Just yesterday, thousands of Albanians living in Macedonia staged a peaceful protest demanding increased rights and representation. They also marched to see the ousting of current Macedonian Prime Minister Nikola Gruveski and his government, including Albanian coalition party leader Ali Ahmeti. Opposition leader of the Social Democrat party, Zoran Zaev has accused Gruveski and his government of abusing power. There have been allegations that Gruveski’s government is heavily corrupted and the country has called for a new election. Not only have the Albanians demanded a new government, but also native Macedonians have participated in these protests, proving the country’s united front against bad government. However, Gruveski denies allegations of corruption and the European Union has intervened in order to resolve the crisis, but has failed.
Macedonia is an ethnically divided country with two-thirds made up of Macedonians. Albanians make up more than a quarter of the population, but are still considered a minority. According to New Balkan Politics, the tensions between Macedonians and Albanians can be attributed to the root cause of fear. Macedonians, fear that the Albanians want to expand Albanian and Kosovar territory into Macedonia, which will revive Serbian, Greek and Bulgarian claims to the country. On the side of the Albanians, they believe their population is treated as second-class citizens and oppressed by ethnic Macedonians.
In 2001, the Albanian National Liberation Army militant group, created an insurgency in Macedonia. They seized territory and launched attacks against Macedonian forces and government. The goal of the Albanian Liberation Army was to provide greater rights for the ethnic Albanian population. Albanians, although enjoyed many social and economic rights demanded amendments to the constitution in which titled Macedonia as an extension of Albania and recognized Albanian as an official language. The Albanian National Liberation Army killed Macedonian policemen and the ethnic Macedonian population retaliated by destroying Albanian businesses and homes. The President therefore called a nationwide curfew in order to supress riots. Talks between Albanian and Macedonian political leaders were held, but failed to solve the issue. However, despite the government crackdowns, the Albanian Liberation Army did not back down, instead seizing strategic cities throughout the country. Macedonia later, with the assistance of NATO, signed a cease fire agreement which put in place a demilitarized zone on the Kosovo border. The Macedonian-Albanian crisis officially ended with the enactment of the Ohrid Agreement. This was Macedonia’s framework for creating closer ties with its Albanian population with greater rights and political representation.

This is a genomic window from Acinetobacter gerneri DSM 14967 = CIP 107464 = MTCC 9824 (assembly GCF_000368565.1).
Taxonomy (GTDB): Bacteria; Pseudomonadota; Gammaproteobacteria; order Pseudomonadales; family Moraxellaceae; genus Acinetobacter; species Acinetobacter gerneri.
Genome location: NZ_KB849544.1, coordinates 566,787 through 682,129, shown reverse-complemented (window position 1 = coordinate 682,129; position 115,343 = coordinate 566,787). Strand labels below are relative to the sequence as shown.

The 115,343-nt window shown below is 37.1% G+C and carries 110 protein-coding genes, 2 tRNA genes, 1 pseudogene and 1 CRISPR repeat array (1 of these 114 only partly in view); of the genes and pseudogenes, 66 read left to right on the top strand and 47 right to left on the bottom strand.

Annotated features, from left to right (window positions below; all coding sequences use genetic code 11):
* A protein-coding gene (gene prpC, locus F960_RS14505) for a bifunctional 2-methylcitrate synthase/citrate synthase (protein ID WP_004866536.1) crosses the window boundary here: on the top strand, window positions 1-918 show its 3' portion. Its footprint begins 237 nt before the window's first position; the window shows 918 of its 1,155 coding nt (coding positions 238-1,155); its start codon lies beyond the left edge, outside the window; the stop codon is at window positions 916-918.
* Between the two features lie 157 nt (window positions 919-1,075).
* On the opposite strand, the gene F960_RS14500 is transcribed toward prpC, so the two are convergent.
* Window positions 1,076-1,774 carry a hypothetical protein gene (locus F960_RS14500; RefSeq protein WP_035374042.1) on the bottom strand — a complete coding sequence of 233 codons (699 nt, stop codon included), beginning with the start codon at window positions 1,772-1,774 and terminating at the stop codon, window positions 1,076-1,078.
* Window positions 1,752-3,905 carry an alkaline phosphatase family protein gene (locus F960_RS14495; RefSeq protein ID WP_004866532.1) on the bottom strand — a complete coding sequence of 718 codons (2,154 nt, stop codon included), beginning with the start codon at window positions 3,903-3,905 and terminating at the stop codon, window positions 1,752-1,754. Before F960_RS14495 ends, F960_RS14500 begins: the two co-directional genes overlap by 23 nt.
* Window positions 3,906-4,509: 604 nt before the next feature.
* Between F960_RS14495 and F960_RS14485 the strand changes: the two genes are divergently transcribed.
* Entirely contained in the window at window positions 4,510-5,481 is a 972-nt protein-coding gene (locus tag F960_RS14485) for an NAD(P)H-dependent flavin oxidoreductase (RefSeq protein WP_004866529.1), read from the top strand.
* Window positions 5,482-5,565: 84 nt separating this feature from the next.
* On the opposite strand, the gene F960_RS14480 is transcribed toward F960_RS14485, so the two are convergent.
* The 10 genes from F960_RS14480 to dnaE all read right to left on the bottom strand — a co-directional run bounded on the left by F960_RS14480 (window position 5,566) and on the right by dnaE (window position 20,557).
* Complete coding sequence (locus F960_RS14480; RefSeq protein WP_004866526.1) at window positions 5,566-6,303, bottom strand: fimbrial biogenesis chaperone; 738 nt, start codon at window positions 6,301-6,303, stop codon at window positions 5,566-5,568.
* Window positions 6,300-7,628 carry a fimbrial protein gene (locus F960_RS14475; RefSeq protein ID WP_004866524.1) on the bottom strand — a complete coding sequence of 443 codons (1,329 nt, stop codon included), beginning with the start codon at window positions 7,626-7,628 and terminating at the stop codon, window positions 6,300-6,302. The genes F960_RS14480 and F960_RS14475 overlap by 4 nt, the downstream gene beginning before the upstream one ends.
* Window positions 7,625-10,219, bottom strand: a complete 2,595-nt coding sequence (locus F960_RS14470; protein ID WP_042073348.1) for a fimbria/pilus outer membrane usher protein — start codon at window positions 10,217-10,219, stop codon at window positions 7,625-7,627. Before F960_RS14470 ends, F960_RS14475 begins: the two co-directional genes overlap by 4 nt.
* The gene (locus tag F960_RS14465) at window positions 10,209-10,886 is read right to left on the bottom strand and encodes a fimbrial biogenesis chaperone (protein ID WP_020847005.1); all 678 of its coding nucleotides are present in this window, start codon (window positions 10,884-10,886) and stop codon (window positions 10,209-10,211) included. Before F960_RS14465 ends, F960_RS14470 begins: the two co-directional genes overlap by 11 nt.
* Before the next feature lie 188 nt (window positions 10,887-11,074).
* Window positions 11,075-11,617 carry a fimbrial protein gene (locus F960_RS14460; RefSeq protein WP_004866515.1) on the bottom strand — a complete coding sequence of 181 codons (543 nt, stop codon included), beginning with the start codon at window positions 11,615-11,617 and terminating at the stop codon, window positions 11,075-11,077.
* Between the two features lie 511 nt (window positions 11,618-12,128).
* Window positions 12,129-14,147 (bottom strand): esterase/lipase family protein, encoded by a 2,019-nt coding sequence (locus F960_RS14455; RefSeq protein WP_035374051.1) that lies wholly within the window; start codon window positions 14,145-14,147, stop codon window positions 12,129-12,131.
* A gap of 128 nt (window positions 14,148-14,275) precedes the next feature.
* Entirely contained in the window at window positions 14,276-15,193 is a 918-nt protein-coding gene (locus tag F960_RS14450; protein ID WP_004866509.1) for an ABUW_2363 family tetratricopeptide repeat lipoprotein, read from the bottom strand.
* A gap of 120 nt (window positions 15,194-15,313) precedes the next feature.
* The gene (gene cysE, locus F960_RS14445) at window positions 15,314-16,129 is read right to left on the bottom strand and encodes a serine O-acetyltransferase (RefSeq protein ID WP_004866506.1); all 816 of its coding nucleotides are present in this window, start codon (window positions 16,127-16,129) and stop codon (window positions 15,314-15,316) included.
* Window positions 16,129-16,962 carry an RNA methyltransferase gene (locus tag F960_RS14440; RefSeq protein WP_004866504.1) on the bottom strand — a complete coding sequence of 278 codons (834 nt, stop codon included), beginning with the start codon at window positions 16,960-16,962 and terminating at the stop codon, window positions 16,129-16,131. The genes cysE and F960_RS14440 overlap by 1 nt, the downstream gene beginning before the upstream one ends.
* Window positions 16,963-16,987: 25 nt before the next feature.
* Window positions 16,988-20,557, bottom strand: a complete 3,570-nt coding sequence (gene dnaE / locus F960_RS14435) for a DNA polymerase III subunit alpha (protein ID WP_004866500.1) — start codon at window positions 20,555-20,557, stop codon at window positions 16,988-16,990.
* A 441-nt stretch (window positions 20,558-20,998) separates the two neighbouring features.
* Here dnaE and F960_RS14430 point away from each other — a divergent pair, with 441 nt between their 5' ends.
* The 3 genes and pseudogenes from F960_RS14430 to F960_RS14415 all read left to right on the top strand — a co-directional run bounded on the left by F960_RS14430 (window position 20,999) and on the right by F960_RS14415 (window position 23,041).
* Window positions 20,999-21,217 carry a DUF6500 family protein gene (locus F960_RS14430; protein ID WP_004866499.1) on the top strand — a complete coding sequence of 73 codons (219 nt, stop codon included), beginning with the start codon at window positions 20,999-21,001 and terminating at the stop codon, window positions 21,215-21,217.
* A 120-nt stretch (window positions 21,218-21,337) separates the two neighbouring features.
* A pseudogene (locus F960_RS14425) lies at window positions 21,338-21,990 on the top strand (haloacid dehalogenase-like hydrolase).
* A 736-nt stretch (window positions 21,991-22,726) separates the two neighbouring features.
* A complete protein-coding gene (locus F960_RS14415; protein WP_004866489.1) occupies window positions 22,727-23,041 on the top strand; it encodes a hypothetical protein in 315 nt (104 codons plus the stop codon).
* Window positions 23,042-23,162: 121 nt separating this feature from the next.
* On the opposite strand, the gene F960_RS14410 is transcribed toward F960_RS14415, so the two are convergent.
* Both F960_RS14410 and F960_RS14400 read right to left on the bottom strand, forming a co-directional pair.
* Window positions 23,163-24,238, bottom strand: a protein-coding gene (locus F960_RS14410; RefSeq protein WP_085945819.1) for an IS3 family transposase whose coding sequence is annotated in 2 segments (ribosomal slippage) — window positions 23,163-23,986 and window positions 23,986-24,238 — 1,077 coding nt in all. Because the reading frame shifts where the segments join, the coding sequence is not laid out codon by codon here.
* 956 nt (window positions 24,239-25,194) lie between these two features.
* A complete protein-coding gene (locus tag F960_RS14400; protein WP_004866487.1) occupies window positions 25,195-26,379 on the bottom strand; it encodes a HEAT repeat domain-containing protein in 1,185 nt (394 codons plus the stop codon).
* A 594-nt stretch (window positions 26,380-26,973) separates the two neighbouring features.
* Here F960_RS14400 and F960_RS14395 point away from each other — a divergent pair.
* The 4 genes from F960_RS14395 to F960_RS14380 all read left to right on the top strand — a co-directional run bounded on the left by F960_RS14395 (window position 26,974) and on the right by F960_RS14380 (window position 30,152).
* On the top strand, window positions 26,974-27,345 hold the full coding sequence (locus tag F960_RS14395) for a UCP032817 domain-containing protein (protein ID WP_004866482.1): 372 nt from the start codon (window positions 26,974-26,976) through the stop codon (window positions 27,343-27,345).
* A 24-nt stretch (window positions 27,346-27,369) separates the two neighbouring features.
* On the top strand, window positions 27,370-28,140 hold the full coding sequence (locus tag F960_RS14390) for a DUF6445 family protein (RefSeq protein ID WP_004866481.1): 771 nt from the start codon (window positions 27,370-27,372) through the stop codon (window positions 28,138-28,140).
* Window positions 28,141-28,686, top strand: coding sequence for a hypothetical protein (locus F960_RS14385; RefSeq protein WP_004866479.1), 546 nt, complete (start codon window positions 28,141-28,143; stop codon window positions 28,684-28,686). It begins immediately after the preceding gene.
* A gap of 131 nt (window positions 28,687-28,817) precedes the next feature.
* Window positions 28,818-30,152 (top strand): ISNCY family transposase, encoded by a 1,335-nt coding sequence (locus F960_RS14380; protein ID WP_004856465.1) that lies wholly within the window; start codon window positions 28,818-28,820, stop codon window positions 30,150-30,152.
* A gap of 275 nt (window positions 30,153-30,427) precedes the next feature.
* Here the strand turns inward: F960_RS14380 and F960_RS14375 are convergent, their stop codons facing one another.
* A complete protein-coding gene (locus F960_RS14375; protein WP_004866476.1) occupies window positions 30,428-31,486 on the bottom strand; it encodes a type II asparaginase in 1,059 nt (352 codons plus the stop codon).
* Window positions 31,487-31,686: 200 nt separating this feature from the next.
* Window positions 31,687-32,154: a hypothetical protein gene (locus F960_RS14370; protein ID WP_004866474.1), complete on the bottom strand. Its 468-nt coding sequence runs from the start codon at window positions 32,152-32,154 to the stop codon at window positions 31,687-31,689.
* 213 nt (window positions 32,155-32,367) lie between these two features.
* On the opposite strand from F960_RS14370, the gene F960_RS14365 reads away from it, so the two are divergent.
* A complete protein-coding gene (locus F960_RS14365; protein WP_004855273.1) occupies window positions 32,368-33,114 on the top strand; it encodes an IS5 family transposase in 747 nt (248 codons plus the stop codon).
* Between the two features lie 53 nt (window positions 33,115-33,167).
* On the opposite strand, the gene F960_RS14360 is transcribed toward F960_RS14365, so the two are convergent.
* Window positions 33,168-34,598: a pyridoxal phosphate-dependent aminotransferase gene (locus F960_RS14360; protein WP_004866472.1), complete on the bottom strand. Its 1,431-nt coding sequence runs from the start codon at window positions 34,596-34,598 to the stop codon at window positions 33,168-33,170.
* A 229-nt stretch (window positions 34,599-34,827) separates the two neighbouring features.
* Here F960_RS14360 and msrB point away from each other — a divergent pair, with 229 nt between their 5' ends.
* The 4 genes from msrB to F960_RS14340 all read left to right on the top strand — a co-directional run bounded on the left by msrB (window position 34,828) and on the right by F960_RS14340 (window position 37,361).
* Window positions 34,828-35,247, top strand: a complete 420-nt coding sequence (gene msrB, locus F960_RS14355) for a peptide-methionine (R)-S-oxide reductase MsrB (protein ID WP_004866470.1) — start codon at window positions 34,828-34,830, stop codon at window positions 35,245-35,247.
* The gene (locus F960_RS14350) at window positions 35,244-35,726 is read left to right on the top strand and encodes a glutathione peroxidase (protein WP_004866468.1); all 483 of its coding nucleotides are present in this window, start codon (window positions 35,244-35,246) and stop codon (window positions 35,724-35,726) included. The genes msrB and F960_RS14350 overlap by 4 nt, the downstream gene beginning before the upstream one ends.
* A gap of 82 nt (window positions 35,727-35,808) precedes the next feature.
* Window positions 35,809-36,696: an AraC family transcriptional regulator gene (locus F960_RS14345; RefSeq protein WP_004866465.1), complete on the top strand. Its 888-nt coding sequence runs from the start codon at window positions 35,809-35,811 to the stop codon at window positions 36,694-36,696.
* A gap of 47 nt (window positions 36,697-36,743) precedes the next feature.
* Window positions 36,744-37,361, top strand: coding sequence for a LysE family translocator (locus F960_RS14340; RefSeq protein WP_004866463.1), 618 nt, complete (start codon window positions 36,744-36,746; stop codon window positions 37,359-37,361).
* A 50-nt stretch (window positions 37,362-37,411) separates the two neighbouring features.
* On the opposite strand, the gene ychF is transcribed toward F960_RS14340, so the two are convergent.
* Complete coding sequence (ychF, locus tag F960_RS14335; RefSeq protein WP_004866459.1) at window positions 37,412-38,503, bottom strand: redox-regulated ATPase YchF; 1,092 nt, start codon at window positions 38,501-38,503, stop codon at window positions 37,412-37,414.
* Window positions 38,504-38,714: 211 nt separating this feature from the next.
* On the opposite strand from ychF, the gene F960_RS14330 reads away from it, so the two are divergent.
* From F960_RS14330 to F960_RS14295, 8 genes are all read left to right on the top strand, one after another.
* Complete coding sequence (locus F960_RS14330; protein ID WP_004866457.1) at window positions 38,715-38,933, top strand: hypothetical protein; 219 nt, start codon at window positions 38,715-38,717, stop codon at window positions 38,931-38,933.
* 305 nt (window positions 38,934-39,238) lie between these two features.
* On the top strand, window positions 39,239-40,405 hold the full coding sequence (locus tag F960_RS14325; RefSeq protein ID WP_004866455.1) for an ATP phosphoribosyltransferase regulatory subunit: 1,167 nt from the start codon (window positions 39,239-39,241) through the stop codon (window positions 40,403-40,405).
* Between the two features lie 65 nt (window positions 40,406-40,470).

The Albanian demonstrations in Macedonia that took place recently, highlight the ever present tensions between the two ethnic groups. The Albanians feel underrepresented politically and the Macedonians are wary of granting rights because of territorial expansion. In light of these protests, there is the hope that the Macedonian government will act quickly and peacefully so as not to revive another civil war.